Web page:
As you can see, there’s some disagreement, and without specific or official data or research on whether autoimmunity in general — or autoimmune thyroid diseases in particular – are considered high-risk factors for COVID-19, we simply don’t have an answer right now. It’s simply too early in this evolving situation.
But here’s some info on what we do know about autoimmunity:
We still don’t know definitively whether dysregulation in the immune system found in autoimmune disease means a greater risk of complications from COVID-19. If you have an underlying autoimmune disease, how your immune system responds to viral attack can be unpredictable. COVID-19 is a new virus, and we have little information about how the immune system of healthy people responds, much less, people with autoimmunity. But some experts have told me that if your immune system is already dysregulated, and busy fighting off what it thinks is a pathogen — as we see in autoimmune disease — you potentially could be more susceptible to infections, including viral infections like COVID-19. And remember: if you have Hashimoto’s or Graves’ disease, your immune system has already shown that it is dysregulated, by attacking your own thyroid gland.
Keep in mind that autoimmune disease is not the same as being immune deficient or immunocompromised. The immune system of someone who is immunocompromised doesn’t react when it should, making them more susceptible to infection. But in autoimmune disease, the immune system wrongly activates with an outsized immune response against organs, tissues, glands, and in some cases (such as gluten in people with celiac disease) foods or other substances. The immune system is overactive rather than suppressed. But whether that overactivity is a risk factor? Still unknown.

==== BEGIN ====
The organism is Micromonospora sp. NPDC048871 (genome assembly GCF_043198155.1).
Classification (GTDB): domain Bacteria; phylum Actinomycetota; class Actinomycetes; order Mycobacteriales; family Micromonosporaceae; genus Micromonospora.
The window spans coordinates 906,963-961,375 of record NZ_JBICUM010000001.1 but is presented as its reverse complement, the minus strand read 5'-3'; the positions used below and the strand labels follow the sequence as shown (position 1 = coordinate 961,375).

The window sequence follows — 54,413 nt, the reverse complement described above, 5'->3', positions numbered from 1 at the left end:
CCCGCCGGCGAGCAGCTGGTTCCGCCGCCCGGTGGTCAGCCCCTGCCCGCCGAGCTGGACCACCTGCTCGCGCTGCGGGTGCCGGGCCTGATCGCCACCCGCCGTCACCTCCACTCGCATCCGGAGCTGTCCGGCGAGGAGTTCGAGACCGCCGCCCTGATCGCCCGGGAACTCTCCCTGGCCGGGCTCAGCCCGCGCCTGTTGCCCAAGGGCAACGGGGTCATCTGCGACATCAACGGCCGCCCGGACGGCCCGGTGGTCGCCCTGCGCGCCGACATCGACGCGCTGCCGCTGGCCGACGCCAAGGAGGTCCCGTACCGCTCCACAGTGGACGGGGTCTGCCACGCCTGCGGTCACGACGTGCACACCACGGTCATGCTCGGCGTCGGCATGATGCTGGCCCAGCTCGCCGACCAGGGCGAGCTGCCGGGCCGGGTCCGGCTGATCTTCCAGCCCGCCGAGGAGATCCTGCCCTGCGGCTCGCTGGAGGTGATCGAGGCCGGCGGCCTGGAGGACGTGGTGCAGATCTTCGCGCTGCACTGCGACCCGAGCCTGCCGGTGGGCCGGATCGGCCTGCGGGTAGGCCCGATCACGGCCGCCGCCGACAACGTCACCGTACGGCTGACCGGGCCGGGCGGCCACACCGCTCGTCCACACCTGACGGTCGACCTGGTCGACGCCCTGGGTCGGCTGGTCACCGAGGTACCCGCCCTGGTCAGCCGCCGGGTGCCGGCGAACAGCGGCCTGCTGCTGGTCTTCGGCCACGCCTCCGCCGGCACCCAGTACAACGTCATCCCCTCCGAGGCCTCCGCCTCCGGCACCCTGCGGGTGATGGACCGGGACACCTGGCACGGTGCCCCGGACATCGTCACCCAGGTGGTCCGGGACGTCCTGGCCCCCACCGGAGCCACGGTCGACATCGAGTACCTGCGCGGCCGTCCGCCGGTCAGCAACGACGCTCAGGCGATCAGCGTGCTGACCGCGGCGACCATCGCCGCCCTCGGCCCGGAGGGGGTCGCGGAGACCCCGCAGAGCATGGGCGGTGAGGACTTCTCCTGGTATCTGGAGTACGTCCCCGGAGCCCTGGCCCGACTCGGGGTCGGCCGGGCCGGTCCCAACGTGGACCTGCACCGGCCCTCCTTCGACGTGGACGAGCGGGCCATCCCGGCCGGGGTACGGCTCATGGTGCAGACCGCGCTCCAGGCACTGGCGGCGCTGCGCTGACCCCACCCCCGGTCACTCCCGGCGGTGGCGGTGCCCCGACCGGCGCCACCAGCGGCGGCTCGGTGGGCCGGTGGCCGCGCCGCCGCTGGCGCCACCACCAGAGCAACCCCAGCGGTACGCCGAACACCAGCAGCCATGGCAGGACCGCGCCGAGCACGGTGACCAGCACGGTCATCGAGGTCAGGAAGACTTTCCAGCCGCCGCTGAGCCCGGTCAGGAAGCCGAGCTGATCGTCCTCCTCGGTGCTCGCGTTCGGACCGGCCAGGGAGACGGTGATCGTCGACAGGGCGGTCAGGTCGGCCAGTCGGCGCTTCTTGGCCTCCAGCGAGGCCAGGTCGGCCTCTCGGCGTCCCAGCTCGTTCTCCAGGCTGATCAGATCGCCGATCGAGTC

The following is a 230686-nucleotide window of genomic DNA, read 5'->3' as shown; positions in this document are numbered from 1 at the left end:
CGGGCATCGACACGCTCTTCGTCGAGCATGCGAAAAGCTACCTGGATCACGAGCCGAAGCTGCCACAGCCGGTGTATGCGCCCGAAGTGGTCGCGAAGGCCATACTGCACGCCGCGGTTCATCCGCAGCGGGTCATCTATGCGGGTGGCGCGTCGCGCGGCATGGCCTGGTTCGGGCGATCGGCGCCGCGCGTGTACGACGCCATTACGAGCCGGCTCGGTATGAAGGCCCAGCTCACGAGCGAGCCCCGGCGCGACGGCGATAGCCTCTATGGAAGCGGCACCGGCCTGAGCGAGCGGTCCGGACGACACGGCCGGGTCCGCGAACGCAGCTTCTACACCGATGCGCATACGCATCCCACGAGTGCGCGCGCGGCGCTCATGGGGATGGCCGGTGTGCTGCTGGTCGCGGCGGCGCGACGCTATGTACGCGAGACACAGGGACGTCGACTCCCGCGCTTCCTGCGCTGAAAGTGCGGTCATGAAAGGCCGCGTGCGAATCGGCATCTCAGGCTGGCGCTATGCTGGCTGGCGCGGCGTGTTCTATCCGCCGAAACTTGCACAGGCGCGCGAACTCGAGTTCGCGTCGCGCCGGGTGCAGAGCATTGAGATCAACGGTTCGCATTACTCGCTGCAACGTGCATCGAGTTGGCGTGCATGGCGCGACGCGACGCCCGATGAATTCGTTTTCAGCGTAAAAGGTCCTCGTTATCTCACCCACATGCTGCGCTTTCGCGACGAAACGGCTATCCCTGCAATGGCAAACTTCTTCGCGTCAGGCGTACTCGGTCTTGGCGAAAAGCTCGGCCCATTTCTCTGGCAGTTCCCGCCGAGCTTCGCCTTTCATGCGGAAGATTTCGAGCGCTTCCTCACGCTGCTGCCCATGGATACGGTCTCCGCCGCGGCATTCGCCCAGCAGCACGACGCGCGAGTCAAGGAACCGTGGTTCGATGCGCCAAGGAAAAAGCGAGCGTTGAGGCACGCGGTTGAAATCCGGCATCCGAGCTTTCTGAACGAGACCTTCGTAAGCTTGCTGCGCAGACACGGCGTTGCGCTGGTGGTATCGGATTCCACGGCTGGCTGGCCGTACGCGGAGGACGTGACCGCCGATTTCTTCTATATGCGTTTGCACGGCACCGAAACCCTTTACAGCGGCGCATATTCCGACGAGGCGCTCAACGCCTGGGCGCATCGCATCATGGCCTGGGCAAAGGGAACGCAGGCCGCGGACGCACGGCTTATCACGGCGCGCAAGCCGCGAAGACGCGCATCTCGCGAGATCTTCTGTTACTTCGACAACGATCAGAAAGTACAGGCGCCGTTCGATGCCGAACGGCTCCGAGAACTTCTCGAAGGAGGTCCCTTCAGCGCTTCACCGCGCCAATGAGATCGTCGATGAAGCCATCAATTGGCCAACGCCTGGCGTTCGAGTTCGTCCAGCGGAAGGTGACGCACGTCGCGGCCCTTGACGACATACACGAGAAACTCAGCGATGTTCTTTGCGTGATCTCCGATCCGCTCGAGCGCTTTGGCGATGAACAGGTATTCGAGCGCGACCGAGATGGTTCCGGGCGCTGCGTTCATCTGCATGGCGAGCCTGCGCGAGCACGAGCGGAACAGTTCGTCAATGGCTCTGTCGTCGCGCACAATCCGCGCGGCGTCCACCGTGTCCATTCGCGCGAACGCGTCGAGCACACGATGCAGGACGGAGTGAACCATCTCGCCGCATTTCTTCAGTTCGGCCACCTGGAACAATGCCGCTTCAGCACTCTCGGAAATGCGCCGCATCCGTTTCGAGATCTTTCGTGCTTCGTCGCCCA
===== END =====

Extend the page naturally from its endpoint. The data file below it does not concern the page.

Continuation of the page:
I’d also like to note another statement from the British Thyroid Association, which said that “Thyroid problems are common and the analysis from China would have likely picked up if there was a big problem for thyroid patients already.” Unfortunately, the information to date that has come from China has been severely limited. China is also actively involved in diagnosing and treating a major pandemic in their own country, so epidemiological analysis and disease-specific data simply aren’t available yet.
Personally, I think it’s irresponsible at this point to essentially say “if it were a problem, we’d have heard about it by now,” especially in the midst of a rapidly evolving, worldwide pandemic health crisis where experts are struggling to get a handle on even the basics about COVID-19. While I don’t want to encourage panic, I think it’s responsible to urge caution until we have actual data that looks at specific risks related to thyroid issues in general, and autoimmune thyroid diseases specifically. In the meantime, as someone with Hashimoto’s disease, I am acting as if I am in the high-risk group. I’d rather have an overabundance of caution, than make health decisions based on assumptions of safety that simply aren’t yet backed up by actual science.
My position is that it’s not the time to take chances that put your health at risk. Hand hygiene, maintaining physical distance from others – whether they have COVID-19 or not — and active social distancing are going to be especially important for you until the active pandemic passes. Everyone should act as if you’re infected, and don’t want to pass it to someone else.
“All you folks older than 60 and those who have underlying illnesses, you ought to do personal mitigation starting now.”
– Dr. William Schaffner
Infectious disease specialist at Vanderbilt University
What Should You Do as a Thyroid Patient?
You need to follow the basics: maintain good hand hygiene, avoid touching your face, regularly clean and disinfect common areas, and practice social distancing.
If you are a thyroid patient with any underlying autoimmune disease, the physicians I’ve spoken with all suggest that at this point in time, if you want to be cautious, you should act as if you are in one of the known high-risk groups. This means in addition to all the basics, you should also strongly consider immediately adopting stringent social distancing.